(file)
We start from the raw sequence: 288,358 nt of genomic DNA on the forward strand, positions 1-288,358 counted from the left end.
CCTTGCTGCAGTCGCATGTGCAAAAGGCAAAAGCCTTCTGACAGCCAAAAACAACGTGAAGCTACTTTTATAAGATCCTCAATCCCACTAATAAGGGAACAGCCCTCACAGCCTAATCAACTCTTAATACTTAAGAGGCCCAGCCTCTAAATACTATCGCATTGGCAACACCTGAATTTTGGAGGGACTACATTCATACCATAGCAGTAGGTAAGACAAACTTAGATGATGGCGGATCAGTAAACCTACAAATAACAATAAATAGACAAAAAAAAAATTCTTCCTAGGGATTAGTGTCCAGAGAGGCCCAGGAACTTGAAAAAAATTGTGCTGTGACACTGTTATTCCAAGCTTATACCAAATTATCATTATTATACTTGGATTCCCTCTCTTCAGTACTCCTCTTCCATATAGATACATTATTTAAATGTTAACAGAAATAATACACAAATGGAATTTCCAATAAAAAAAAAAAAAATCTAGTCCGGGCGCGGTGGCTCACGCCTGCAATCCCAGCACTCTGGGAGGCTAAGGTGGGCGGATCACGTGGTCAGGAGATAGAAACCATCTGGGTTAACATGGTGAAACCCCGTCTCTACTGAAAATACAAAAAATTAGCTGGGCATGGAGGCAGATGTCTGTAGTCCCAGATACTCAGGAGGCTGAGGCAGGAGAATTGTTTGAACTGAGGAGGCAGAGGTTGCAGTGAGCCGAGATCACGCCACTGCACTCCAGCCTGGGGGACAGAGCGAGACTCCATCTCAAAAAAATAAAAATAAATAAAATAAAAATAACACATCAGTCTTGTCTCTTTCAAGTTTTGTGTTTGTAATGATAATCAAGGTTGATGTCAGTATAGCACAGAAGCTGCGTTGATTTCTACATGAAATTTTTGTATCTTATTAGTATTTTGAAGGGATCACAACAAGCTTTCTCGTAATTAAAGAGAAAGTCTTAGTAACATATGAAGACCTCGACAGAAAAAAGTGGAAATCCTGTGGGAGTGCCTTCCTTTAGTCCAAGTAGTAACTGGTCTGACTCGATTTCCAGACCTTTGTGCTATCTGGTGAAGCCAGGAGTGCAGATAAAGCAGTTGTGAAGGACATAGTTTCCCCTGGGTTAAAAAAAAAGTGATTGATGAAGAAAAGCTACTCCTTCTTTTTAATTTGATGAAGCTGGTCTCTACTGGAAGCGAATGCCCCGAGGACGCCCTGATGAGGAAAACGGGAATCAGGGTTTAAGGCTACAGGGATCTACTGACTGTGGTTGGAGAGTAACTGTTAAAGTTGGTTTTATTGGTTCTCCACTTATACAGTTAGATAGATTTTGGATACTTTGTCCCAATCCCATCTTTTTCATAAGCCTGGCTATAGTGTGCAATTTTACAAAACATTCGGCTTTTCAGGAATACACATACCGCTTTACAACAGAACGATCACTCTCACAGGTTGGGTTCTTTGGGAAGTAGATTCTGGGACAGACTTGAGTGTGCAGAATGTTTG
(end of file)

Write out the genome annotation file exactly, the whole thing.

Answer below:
We start from the raw sequence: 288,358 nt of genomic DNA on the forward strand, positions 1-288,358 counted from the left end.
CCTTGCTGCAGTCGCATGTGCAAAAGGCAAAAGCCTTCTGACAGCCAAAAACAACGTGAAGCTACTTTTATAAGATCCTCAATCCCACTAATAAGGGAACAGCCCTCACAGCCTAATCAACTCTTAATACTTAAGAGGCCCAGCCTCTAAATACTATCGCATTGGCAACACCTGAATTTTGGAGGGACTACATTCATACCATAGCAGTAGGTAAGACAAACTTAGATGATGGCGGATCAGTAAACCTACAAATAACAATAAATAGACAAAAAAAAAATTCTTCCTAGGGATTAGTGTCCAGAGAGGCCCAGGAACTTGAAAAAAATTGTGCTGTGACACTGTTATTCCAAGCTTATACCAAATTATCATTATTATACTTGGATTCCCTCTCTTCAGTACTCCTCTTCCATATAGATACATTATTTAAATGTTAACAGAAATAATACACAAATGGAATTTCCAATAAAAAAAAAAAAAATCTAGTCCGGGCGCGGTGGCTCACGCCTGCAATCCCAGCACTCTGGGAGGCTAAGGTGGGCGGATCACGTGGTCAGGAGATAGAAACCATCTGGGTTAACATGGTGAAACCCCGTCTCTACTGAAAATACAAAAAATTAGCTGGGCATGGAGGCAGATGTCTGTAGTCCCAGATACTCAGGAGGCTGAGGCAGGAGAATTGTTTGAACTGAGGAGGCAGAGGTTGCAGTGAGCCGAGATCACGCCACTGCACTCCAGCCTGGGGGACAGAGCGAGACTCCATCTCAAAAAAATAAAAATAAATAAAATAAAAATAACACATCAGTCTTGTCTCTTTCAAGTTTTGTGTTTGTAATGATAATCAAGGTTGATGTCAGTATAGCACAGAAGCTGCGTTGATTTCTACATGAAATTTTTGTATCTTATTAGTATTTTGAAGGGATCACAACAAGCTTTCTCGTAATTAAAGAGAAAGTCTTAGTAACATATGAAGACCTCGACAGAAAAAAGTGGAAATCCTGTGGGAGTGCCTTCCTTTAGTCCAAGTAGTAACTGGTCTGACTCGATTTCCAGACCTTTGTGCTATCTGGTGAAGCCAGGAGTGCAGATAAAGCAGTTGTGAAGGACATAGTTTCCCCTGGGTTAAAAAAAAAGTGATTGATGAAGAAAAGCTACTCCTTCTTTTTAATTTGATGAAGCTGGTCTCTACTGGAAGCGAATGCCCCGAGGACGCCCTGATGAGGAAAACGGGAATCAGGGTTTAAGGCTACAGGGATCTACTGACTGTGGTTGGAGAGTAACTGTTAAAGTTGGTTTTATTGGTTCTCCACTTATACAGTTAGATAGATTTTGGATACTTTGTCCCAATCCCATCTTTTTCATAAGCCTGGCTATAGTGTGCAATTTTACAAAACATTCGGCTTTTCAGGAATACACATACCGCTTTACAACAGAACGATCACTCTCACAGGTTGGGTTCTTTGGGAAGTAGATTCTGGGACAGACTTGAGTGTGCAGAATGTTTG